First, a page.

I asked what her biggest insight was from her trip. Her response, if you want to do something, just do it. Act on it, go for it, put away those excuses. You just do not know if something might happen tomorrow or next week and you can’t. If you’ve got your health just go.
People everywhere are just like you, they really have the same desires and aren’t that different. People can still communicate even when English isn’t spoken. A lot of non-verbal communication takes place and people get it. And I want to break boundaries, stereotypes, and be a role model for women out there. I want to break down barriers and open doors to traveling on your own. The more of us that do it, the more easy it will be for future generations.
As she was sharing her tale with me I came away with three take-aways myself. It’s okay to have fear. But if you really desire doing something you’ve got to either let it go, or know it’s going to be there and do what you want anyway. She already said she knew people were good and that belief was shown to her repeatedly throughout her trip. What you believe on a core level will always show up in your life. Although she said it was pure luck that the weather warmed the day after she hurt her shoulder, I have no doubt the universe was helping her out in her time of need.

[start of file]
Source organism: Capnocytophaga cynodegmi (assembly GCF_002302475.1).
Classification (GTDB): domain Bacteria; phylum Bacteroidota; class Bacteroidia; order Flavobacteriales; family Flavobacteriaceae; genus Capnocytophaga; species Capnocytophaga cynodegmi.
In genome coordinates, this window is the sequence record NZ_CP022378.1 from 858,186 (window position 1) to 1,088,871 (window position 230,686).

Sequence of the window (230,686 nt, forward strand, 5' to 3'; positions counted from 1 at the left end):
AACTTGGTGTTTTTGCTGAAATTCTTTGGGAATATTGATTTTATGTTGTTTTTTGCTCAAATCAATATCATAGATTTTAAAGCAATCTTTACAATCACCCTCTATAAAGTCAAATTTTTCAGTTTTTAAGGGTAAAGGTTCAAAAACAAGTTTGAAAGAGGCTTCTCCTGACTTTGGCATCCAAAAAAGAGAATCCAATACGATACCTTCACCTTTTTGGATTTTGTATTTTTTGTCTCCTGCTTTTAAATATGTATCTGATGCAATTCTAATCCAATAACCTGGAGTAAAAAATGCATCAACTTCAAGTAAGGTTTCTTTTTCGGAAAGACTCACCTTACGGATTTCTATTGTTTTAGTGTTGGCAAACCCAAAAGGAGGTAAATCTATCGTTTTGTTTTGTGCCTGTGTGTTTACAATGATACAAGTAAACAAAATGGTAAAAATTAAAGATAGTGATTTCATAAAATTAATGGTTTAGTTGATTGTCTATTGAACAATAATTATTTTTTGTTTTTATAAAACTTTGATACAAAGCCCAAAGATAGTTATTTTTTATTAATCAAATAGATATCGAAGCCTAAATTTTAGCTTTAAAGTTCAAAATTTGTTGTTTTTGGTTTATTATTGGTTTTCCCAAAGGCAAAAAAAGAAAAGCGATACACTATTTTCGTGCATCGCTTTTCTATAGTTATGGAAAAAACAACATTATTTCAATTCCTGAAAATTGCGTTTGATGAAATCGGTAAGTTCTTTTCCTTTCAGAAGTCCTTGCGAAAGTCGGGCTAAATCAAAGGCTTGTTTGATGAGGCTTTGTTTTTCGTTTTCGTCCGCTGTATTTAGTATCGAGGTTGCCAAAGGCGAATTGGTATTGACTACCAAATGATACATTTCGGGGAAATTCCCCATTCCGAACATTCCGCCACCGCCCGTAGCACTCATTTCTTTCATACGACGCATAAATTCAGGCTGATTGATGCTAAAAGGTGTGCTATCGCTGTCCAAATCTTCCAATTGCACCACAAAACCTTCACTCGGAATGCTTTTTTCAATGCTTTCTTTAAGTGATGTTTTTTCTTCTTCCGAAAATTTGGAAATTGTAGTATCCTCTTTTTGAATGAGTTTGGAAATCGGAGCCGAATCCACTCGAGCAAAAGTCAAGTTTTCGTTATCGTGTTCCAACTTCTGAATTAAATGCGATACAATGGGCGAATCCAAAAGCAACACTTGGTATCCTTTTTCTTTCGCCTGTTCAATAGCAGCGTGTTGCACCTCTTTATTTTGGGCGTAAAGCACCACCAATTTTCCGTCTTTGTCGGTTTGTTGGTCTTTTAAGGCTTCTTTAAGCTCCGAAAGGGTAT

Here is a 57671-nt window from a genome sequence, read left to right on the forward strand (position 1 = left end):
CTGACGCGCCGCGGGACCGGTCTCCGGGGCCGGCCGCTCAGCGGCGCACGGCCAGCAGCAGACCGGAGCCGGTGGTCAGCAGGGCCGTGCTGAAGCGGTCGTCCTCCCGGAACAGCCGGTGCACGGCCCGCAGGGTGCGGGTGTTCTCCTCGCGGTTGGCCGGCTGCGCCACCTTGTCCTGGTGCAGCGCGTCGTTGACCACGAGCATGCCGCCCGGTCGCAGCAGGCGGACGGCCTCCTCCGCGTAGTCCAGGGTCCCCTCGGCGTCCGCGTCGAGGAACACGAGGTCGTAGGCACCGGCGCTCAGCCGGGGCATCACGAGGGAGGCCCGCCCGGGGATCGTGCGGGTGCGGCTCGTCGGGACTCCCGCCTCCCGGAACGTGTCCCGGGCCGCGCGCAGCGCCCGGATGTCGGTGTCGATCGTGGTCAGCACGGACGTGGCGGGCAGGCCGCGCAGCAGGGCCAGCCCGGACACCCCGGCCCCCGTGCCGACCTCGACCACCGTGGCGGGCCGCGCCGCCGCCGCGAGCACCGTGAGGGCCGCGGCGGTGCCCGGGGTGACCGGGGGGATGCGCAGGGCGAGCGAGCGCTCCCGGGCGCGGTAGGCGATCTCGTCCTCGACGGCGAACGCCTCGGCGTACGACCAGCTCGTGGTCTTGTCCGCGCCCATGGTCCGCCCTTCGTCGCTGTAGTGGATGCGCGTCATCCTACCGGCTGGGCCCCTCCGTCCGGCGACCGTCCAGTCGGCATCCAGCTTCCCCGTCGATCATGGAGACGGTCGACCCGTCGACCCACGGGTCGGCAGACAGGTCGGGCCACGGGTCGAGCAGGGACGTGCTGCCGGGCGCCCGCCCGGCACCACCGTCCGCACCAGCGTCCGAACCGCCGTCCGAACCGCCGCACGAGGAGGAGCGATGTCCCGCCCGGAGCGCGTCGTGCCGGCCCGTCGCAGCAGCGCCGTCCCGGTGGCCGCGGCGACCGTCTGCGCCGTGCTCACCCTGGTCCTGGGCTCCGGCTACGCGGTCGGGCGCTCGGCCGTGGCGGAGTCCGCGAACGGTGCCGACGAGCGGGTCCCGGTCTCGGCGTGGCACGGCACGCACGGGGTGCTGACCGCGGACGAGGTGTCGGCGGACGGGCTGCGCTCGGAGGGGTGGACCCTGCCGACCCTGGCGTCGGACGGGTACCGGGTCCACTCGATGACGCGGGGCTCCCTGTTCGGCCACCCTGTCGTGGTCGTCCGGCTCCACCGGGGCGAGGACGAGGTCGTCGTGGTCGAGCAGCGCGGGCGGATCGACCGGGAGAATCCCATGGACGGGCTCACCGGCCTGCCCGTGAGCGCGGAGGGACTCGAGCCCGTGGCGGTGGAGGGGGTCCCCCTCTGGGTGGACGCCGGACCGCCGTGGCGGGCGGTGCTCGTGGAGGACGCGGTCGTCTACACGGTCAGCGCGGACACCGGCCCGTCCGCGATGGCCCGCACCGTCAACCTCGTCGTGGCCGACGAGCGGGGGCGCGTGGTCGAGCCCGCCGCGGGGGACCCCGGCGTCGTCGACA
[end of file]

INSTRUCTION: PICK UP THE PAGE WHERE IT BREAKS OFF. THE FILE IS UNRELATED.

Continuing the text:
Maybe you have a desire or dream. One that’s just come up or one you’ve had for decades. Yes, fear may come up, yes there may be some planning involved, and yes it may be challenging. But here’s one thing I can say for sure. I’ve never met one single person who has told me they were sorry they went after their desires. Not one.
I’m behind you. I know Becky would support you. You can do this.
Our desires let us know what we want in life.
So what’s stopping you from going from desire to doing?
It’s probably just you.
If you’d like to read Becky’s blog which takes you from beginning to end, plus planning tips and expenses, you can find that here. She’s quite a story teller and I think you’ll be able to fully put yourself into her adventure as you read through it.
She took some amazing photos and you can see them here too. There are about 36 and they capture her trip quite poignantly.
Feel free to leave a comment on the blog below, or email me, firstname.lastname@example.org.